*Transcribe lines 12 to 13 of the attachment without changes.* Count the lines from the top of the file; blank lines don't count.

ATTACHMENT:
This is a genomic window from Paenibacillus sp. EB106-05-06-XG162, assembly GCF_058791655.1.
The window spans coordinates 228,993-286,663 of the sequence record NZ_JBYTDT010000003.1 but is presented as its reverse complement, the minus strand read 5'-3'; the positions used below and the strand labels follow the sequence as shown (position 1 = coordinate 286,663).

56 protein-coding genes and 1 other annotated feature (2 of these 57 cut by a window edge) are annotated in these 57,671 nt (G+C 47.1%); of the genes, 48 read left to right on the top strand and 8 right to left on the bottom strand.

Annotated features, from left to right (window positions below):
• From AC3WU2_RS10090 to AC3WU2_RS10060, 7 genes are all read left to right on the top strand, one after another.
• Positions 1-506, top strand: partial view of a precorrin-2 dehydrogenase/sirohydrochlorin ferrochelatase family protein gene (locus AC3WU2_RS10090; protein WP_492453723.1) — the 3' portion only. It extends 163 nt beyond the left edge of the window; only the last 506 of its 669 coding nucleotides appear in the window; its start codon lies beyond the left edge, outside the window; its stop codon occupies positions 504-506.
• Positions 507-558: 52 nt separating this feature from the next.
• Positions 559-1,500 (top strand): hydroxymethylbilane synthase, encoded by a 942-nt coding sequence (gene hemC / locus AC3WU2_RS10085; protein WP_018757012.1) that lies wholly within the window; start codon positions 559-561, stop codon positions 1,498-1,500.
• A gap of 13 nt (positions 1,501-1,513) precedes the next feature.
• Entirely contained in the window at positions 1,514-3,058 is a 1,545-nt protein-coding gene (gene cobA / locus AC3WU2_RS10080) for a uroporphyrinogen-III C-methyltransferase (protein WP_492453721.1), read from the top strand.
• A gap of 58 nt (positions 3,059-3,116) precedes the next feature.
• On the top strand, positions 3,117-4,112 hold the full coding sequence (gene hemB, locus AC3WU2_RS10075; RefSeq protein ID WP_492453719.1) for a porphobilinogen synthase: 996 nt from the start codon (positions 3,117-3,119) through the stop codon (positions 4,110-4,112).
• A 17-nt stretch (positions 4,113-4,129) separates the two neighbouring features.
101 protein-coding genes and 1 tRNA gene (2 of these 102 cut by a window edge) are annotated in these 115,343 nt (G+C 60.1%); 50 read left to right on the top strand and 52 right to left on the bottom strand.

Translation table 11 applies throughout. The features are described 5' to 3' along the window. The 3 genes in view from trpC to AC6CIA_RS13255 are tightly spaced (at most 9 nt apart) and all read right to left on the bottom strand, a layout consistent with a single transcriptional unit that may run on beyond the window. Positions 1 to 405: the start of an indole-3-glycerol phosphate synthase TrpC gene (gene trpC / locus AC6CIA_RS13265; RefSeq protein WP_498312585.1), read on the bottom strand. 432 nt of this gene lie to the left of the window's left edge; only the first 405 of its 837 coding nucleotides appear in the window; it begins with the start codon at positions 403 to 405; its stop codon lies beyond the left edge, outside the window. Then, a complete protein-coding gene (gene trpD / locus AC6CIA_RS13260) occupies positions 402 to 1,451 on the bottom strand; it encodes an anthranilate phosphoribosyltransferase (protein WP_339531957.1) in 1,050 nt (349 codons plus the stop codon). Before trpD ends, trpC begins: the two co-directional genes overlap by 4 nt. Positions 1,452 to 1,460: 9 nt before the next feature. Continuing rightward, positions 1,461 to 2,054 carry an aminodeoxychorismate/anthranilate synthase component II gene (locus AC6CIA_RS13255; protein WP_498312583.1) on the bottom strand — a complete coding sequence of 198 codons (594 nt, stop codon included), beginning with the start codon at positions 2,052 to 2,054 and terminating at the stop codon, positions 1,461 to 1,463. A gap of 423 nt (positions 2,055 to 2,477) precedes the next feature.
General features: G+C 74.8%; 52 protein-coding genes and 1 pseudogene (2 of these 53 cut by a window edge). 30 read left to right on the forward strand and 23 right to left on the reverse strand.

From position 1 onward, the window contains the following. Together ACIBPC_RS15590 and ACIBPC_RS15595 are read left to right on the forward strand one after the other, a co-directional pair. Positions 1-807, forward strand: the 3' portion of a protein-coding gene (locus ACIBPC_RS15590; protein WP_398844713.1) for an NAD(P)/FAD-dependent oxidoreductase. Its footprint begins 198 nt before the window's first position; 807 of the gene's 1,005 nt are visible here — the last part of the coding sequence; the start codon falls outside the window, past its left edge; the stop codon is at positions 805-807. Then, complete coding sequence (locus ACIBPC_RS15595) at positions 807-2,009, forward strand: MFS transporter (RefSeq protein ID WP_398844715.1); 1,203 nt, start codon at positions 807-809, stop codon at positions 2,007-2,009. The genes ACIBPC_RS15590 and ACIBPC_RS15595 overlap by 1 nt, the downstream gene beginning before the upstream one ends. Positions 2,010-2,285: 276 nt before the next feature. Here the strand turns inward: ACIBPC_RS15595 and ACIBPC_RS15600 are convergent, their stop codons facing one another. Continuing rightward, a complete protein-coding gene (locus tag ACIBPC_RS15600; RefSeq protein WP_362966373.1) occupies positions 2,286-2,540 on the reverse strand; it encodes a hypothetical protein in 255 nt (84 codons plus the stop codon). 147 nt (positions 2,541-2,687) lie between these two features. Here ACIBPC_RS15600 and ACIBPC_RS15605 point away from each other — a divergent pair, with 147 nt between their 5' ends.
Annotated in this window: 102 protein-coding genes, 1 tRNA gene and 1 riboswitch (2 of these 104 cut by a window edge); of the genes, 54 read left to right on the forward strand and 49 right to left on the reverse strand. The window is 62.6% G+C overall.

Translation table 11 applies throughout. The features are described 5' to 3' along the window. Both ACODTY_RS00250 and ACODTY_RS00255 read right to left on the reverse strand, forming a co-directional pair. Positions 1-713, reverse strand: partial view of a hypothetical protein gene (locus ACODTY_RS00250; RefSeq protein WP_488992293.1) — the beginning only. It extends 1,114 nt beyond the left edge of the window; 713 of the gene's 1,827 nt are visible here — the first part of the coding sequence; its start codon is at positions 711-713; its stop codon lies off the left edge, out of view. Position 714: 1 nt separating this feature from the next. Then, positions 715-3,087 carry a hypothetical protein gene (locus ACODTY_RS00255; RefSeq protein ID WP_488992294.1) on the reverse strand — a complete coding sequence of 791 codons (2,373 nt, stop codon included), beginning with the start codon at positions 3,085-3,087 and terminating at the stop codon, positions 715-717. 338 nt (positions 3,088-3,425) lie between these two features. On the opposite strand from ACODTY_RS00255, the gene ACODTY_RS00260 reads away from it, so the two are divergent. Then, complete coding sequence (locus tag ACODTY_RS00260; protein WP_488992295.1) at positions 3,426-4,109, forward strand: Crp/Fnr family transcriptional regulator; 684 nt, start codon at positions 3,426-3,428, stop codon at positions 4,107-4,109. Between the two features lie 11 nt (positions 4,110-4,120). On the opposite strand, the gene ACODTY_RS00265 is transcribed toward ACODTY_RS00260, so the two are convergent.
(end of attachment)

• On the top strand, positions 3,117-4,112 hold the full coding sequence (gene hemB, locus AC3WU2_RS10075; RefSeq protein ID WP_492453719.1) for a porphobilinogen synthase: 996 nt from the start codon (positions 3,117-3,119) through the stop codon (positions 4,110-4,112).
• A 17-nt stretch (positions 4,113-4,129) separates the two neighbouring features.